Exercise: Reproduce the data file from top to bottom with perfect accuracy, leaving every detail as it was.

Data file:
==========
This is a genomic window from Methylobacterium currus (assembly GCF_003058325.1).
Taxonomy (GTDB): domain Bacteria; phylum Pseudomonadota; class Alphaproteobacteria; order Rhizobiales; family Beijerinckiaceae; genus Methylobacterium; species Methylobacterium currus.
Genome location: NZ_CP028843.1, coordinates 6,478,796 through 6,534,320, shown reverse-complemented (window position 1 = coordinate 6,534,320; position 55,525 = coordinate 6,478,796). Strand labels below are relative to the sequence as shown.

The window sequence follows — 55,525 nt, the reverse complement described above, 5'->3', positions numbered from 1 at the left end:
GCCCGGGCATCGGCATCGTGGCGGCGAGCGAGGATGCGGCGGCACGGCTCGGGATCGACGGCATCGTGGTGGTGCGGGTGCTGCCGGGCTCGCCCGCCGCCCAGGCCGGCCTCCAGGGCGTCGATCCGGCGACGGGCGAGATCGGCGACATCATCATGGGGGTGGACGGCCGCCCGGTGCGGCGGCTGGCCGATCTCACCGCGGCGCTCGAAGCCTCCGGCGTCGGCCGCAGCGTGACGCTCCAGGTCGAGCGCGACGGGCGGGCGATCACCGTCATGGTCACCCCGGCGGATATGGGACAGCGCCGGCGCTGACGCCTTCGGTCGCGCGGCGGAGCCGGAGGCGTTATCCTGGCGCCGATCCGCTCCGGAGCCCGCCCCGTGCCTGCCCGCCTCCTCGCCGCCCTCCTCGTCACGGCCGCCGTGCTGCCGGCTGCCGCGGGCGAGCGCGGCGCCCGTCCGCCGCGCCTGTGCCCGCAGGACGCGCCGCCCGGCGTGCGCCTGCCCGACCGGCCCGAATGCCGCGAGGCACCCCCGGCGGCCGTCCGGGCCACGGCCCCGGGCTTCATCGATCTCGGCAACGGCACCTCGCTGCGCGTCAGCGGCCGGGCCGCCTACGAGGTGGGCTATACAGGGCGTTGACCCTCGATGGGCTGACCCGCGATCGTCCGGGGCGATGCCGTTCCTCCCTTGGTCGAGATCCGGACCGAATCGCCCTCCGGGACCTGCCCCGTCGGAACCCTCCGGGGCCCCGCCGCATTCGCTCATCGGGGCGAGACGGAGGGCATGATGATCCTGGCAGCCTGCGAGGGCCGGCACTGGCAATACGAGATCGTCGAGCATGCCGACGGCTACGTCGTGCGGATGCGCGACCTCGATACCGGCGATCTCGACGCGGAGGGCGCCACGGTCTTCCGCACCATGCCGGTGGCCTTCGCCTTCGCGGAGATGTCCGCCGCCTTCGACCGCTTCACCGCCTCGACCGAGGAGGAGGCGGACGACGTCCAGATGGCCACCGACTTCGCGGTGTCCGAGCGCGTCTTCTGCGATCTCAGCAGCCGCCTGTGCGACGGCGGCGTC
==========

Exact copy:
This is a genomic window from Methylobacterium currus (assembly GCF_003058325.1).
Taxonomy (GTDB): domain Bacteria; phylum Pseudomonadota; class Alphaproteobacteria; order Rhizobiales; family Beijerinckiaceae; genus Methylobacterium; species Methylobacterium currus.
Genome location: NZ_CP028843.1, coordinates 6,478,796 through 6,534,320, shown reverse-complemented (window position 1 = coordinate 6,534,320; position 55,525 = coordinate 6,478,796). Strand labels below are relative to the sequence as shown.

The window sequence follows — 55,525 nt, the reverse complement described above, 5'->3', positions numbered from 1 at the left end:
GCCCGGGCATCGGCATCGTGGCGGCGAGCGAGGATGCGGCGGCACGGCTCGGGATCGACGGCATCGTGGTGGTGCGGGTGCTGCCGGGCTCGCCCGCCGCCCAGGCCGGCCTCCAGGGCGTCGATCCGGCGACGGGCGAGATCGGCGACATCATCATGGGGGTGGACGGCCGCCCGGTGCGGCGGCTGGCCGATCTCACCGCGGCGCTCGAAGCCTCCGGCGTCGGCCGCAGCGTGACGCTCCAGGTCGAGCGCGACGGGCGGGCGATCACCGTCATGGTCACCCCGGCGGATATGGGACAGCGCCGGCGCTGACGCCTTCGGTCGCGCGGCGGAGCCGGAGGCGTTATCCTGGCGCCGATCCGCTCCGGAGCCCGCCCCGTGCCTGCCCGCCTCCTCGCCGCCCTCCTCGTCACGGCCGCCGTGCTGCCGGCTGCCGCGGGCGAGCGCGGCGCCCGTCCGCCGCGCCTGTGCCCGCAGGACGCGCCGCCCGGCGTGCGCCTGCCCGACCGGCCCGAATGCCGCGAGGCACCCCCGGCGGCCGTCCGGGCCACGGCCCCGGGCTTCATCGATCTCGGCAACGGCACCTCGCTGCGCGTCAGCGGCCGGGCCGCCTACGAGGTGGGCTATACAGGGCGTTGACCCTCGATGGGCTGACCCGCGATCGTCCGGGGCGATGCCGTTCCTCCCTTGGTCGAGATCCGGACCGAATCGCCCTCCGGGACCTGCCCCGTCGGAACCCTCCGGGGCCCCGCCGCATTCGCTCATCGGGGCGAGACGGAGGGCATGATGATCCTGGCAGCCTGCGAGGGCCGGCACTGGCAATACGAGATCGTCGAGCATGCCGACGGCTACGTCGTGCGGATGCGCGACCTCGATACCGGCGATCTCGACGCGGAGGGCGCCACGGTCTTCCGCACCATGCCGGTGGCCTTCGCCTTCGCGGAGATGTCCGCCGCCTTCGACCGCTTCACCGCCTCGACCGAGGAGGAGGCGGACGACGTCCAGATGGCCACCGACTTCGCGGTGTCCGAGCGCGTCTTCTGCGATCTCAGCAGCCGCCTGTGCGACGGCGGCGTC